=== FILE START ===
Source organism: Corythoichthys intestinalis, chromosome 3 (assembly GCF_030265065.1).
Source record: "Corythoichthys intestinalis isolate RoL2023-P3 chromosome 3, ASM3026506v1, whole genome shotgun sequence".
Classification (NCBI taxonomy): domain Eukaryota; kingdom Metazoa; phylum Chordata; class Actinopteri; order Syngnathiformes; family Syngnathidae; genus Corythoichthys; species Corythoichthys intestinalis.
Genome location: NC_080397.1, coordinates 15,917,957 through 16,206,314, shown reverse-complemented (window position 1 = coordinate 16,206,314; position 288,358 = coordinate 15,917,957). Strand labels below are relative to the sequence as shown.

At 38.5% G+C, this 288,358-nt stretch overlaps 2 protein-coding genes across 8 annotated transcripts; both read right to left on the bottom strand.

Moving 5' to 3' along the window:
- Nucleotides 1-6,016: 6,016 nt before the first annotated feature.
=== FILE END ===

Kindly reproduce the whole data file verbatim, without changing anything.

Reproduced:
Source organism: Corythoichthys intestinalis, chromosome 3 (assembly GCF_030265065.1).
Source record: "Corythoichthys intestinalis isolate RoL2023-P3 chromosome 3, ASM3026506v1, whole genome shotgun sequence".
Classification (NCBI taxonomy): domain Eukaryota; kingdom Metazoa; phylum Chordata; class Actinopteri; order Syngnathiformes; family Syngnathidae; genus Corythoichthys; species Corythoichthys intestinalis.
Genome location: NC_080397.1, coordinates 15,917,957 through 16,206,314, shown reverse-complemented (window position 1 = coordinate 16,206,314; position 288,358 = coordinate 15,917,957). Strand labels below are relative to the sequence as shown.

At 38.5% G+C, this 288,358-nt stretch overlaps 2 protein-coding genes across 8 annotated transcripts; both read right to left on the bottom strand.

Moving 5' to 3' along the window:
- Nucleotides 1-6,016: 6,016 nt before the first annotated feature.